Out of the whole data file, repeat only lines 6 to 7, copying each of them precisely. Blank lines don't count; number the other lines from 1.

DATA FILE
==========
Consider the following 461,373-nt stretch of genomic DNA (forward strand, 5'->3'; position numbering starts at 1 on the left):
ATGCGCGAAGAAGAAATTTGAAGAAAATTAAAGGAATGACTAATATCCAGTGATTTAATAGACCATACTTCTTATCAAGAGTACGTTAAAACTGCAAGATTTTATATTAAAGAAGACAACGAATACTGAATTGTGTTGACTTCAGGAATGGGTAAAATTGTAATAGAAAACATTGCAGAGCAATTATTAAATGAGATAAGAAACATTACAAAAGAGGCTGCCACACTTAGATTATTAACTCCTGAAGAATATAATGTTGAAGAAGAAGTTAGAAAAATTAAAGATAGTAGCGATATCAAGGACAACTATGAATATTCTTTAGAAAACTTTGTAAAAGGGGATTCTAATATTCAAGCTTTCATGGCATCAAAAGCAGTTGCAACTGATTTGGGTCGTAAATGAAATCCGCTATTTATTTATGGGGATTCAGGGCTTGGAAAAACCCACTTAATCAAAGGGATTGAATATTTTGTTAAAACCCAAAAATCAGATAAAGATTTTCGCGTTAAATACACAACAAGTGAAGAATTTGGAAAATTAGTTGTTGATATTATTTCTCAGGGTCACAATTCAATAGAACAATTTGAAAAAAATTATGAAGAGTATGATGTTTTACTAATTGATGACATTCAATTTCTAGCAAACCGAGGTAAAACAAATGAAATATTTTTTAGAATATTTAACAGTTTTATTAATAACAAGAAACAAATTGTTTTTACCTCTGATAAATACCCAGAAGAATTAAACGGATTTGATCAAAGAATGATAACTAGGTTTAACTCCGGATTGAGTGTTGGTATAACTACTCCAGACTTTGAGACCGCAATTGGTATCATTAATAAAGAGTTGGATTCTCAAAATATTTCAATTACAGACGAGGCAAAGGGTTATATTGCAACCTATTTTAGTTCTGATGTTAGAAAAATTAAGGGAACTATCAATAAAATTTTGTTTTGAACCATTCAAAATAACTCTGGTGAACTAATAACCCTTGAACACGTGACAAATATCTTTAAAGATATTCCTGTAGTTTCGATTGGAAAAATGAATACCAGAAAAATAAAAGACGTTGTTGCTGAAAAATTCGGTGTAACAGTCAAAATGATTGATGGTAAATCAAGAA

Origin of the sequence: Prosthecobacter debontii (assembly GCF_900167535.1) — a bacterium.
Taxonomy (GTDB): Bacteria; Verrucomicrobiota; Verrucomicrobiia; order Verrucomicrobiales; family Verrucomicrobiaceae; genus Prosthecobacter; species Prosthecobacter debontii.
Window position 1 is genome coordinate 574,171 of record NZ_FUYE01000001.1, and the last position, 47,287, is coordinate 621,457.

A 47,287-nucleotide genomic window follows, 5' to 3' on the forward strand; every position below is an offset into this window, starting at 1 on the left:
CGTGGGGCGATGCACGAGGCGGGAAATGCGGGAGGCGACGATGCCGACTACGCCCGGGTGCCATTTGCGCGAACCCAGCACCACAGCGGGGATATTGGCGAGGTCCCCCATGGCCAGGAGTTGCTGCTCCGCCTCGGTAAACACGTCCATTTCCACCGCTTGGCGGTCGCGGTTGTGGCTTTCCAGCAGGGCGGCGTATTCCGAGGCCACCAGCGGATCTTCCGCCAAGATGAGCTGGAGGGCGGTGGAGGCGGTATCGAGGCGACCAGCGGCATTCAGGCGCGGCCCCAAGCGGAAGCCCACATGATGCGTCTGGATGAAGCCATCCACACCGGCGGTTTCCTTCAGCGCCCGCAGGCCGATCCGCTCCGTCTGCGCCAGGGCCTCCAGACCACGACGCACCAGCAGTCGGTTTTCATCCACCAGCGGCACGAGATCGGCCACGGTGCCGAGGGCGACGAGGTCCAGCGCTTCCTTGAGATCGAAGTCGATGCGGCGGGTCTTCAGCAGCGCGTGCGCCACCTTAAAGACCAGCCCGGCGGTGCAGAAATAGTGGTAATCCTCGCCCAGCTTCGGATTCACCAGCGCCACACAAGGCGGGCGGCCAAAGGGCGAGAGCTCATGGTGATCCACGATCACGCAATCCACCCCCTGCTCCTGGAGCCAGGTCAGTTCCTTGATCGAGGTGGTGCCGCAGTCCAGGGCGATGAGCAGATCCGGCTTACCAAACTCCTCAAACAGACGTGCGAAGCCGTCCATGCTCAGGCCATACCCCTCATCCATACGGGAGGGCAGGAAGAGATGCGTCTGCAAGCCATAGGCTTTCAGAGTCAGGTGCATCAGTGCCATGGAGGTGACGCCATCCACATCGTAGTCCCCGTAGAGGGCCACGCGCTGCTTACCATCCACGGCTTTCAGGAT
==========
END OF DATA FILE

A 47,287-nucleotide genomic window follows, 5' to 3' on the forward strand; every position below is an offset into this window, starting at 1 on the left:
CGTGGGGCGATGCACGAGGCGGGAAATGCGGGAGGCGACGATGCCGACTACGCCCGGGTGCCATTTGCGCGAACCCAGCACCACAGCGGGGATATTGGCGAGGTCCCCCATGGCCAGGAGTTGCTGCTCCGCCTCGGTAAACACGTCCATTTCCACCGCTTGGCGGTCGCGGTTGTGGCTTTCCAGCAGGGCGGCGTATTCCGAGGCCACCAGCGGATCTTCCGCCAAGATGAGCTGGAGGGCGGTGGAGGCGGTATCGAGGCGACCAGCGGCATTCAGGCGCGGCCCCAAGCGGAAGCCCACATGATGCGTCTGGATGAAGCCATCCACACCGGCGGTTTCCTTCAGCGCCCGCAGGCCGATCCGCTCCGTCTGCGCCAGGGCCTCCAGACCACGACGCACCAGCAGTCGGTTTTCATCCACCAGCGGCACGAGATCGGCCACGGTGCCGAGGGCGACGAGGTCCAGCGCTTCCTTGAGATCGAAGTCGATGCGGCGGGTCTTCAGCAGCGCGTGCGCCACCTTAAAGACCAGCCCGGCGGTGCAGAAATAGTGGTAATCCTCGCCCAGCTTCGGATTCACCAGCGCCACACAAGGCGGGCGGCCAAAGGGCGAGAGCTCATGGTGATCCACGATCACGCAATCCACCCCCTGCTCCTGGAGCCAGGTCAGTTCCTTGATCGAGGTGGTGCCGCAGTCCAGGGCGATGAGCAGATCCGGCTTACCAAACTCCTCAAACAGACGTGCGAAGCCGTCCATGCTCAGGCCATACCCCTCATCCATACGGGAGGGCAGGAAGAGATGCGTCTGCAAGCCATAGGCTTTCAGAGTCAGGTGCATCAGTGCCATGGAGGTGACGCCATCCACATCGTAGTCCCCGTAGAGGGCCACGCGCTGCTTACCATCCACGGCTTTCAGGAT